A Rhode Island school district has banned father-daughter dances and mother-son baseball games after a single mom complained that her daughter wasn’t able to attend a dance. This past May, the mother filed a complaint with the Rhode Island branch of the ACLU because her daughter did not have a male figure to escort her to the dance. Ironically the dance in question was the longest running event ran by the PTA. To resolve the issue and comply with the state’s gender discrimination laws, the ACLU banned gender specific activities, such as the dance and mother-son baseball.

“I think when schools tell girls ‘You love dances’ and boys ‘You love baseball games,’ I think that is going too far,” Rhode Island ACLU executive director Steven Brown told talk-radio station WPRO-FM. “That is the whole point of having laws and policies to say public schools should not be the business of really encouraging such blatant stereotypes about what girls like and what boys like.

Of course many parents are up in arms over the decision. Most have cited that the events are not about gender, but are a long-standing tradition for family bonding in their community. “I’m outraged. My family looks forward to this,” Lisa Shaljian Mancini told WBZ-TV. “I have three daughters in the school system, and they love this event.”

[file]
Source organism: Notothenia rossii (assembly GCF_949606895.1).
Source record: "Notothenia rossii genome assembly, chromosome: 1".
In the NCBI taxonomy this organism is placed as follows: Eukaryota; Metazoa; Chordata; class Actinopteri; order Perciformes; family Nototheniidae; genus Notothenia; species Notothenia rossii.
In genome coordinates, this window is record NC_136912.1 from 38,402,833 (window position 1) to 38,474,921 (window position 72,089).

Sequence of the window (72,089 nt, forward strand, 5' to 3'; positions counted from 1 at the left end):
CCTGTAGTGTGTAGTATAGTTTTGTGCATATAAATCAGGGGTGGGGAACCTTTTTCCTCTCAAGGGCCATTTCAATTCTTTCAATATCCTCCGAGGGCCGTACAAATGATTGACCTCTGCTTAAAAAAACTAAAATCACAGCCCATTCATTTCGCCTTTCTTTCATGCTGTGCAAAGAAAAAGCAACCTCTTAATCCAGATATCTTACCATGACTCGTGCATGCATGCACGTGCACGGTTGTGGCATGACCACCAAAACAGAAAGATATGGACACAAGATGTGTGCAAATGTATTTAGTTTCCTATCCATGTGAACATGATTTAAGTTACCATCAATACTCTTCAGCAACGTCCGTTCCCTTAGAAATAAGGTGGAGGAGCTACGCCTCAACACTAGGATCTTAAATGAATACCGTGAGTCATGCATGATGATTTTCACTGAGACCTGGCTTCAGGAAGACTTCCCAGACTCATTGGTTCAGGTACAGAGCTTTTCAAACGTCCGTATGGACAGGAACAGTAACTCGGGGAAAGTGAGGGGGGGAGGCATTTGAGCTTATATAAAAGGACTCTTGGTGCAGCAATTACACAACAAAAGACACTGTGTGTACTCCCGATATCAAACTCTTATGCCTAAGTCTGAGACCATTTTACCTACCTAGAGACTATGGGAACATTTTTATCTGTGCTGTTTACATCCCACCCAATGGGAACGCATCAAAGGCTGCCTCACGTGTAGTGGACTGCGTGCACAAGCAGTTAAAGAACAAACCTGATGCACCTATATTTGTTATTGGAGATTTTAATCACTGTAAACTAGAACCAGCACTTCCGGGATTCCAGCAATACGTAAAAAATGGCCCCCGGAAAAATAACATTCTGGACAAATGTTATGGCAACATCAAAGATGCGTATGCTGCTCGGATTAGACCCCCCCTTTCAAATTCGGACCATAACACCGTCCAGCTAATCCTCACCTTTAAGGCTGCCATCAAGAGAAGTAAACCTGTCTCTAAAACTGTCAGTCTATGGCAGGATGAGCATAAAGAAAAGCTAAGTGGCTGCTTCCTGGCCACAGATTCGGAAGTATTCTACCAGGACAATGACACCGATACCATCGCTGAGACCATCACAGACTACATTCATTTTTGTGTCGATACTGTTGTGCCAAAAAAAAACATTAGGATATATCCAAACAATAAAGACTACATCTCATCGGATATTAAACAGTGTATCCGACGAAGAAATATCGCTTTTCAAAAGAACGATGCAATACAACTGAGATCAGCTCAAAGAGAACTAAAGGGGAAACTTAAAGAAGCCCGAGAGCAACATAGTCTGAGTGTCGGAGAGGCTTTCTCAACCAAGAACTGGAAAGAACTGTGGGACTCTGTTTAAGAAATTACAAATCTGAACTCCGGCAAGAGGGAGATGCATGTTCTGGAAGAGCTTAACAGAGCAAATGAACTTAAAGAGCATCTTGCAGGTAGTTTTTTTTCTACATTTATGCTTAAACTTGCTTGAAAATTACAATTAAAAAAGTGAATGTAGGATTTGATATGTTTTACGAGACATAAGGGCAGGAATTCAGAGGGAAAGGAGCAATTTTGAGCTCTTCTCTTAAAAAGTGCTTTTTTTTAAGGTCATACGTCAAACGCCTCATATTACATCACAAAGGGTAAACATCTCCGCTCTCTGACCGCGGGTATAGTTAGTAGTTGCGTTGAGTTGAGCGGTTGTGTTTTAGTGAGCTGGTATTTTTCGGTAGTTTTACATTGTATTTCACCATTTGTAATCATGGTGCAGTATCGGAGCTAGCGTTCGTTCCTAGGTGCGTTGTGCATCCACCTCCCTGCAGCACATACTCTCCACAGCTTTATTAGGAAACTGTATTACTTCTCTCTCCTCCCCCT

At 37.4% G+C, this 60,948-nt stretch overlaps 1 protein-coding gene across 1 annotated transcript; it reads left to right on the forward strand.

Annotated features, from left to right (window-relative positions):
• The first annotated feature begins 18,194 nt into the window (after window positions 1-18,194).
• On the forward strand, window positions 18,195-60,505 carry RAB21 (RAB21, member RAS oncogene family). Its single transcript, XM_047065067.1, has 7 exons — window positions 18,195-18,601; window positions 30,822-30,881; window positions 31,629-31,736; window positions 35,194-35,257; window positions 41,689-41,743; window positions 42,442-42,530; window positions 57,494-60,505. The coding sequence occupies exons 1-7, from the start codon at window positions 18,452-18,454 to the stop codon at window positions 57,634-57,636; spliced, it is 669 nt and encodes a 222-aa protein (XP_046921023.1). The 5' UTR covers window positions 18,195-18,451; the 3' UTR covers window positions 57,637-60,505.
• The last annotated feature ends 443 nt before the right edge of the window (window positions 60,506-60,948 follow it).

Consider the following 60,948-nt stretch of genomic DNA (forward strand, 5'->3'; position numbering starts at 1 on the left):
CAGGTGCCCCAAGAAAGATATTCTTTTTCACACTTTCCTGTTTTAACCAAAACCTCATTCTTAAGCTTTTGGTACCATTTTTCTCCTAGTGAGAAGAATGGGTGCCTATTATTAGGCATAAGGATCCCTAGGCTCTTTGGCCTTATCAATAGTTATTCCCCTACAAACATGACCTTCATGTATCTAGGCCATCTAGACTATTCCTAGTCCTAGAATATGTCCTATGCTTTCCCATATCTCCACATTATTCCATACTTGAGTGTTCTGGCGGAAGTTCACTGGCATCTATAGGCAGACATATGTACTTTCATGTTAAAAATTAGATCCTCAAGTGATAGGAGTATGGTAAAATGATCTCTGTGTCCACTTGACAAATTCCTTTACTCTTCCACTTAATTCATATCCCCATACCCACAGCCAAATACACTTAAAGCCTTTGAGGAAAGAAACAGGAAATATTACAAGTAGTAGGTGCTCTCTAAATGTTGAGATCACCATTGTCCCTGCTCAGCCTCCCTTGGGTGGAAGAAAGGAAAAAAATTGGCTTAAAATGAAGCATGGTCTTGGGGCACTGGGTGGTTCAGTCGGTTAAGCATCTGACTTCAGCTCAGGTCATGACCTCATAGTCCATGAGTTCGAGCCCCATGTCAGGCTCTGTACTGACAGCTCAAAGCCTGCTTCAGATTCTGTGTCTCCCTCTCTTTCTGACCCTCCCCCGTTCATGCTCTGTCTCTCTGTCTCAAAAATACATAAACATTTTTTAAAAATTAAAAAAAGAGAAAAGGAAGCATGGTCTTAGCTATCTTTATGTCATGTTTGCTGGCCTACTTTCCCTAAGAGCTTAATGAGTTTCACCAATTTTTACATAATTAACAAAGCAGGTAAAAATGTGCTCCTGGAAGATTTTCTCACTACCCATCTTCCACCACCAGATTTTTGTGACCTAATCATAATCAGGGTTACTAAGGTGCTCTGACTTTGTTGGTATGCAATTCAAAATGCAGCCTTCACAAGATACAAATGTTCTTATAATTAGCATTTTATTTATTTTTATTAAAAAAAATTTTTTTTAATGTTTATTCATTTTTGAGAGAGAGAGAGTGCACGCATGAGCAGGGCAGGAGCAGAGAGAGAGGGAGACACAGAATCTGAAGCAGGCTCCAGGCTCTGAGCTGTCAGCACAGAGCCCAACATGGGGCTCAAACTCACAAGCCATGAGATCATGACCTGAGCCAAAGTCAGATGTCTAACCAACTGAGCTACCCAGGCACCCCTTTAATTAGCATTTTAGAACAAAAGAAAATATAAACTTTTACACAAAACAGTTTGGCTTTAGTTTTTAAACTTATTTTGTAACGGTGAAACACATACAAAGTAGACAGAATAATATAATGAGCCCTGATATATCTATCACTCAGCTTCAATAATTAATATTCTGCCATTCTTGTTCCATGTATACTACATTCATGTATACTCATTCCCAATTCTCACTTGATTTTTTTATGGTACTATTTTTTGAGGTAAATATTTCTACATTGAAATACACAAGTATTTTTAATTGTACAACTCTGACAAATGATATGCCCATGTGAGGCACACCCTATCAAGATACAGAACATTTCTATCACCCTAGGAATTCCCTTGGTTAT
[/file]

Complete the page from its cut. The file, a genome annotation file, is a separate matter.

The decision also has one Republican Senate candidate outraged, especially since his son is being directly affected. In good ole Republican fashion, he calls the ban an “assault on traditional family values”. “For generations, we’ve had mother-daughter, father-son events. My wife was looking forward to taking our son to the annual mother-son event” Sean Gately told Fox News.

The ACLU’s Steven Brown released a statement on Tuesday:

The school district recognized that in the 21st century, public schools have no business fostering the notion that girls prefer to go to formal dances while boys prefer baseball games. PTOs (parent teacher organizations) remain free to hold family dances and other events, but the time has long since passed for public school resources to encourage stereotyping from the days of Ozzie and Harriet. Not every girl today is interested in growing up to be Cinderella — not even in Cranston.

Because of the Title IX law, which is the federal law against sex discrimination in schools, plenty of kids will have to go without the tradition of a father-daughter dance or mother-son baseball games. But this law does not exclude the school from having all-inclusive parent-child activities. The mayor of Cranston feels the law is too narrowly defined and is subjective. “That is what is most frustrating about the entire scenario right now,” Cranston Mayor Allan Fung told WBZ-TV in Boston. “Because of one complaint, many children, many sons, many daughters might not have those memories that we all cherish growing up.”

Do you think a town with a standing tradition should be punished because of one child? How else do you think this issue could be resolved?

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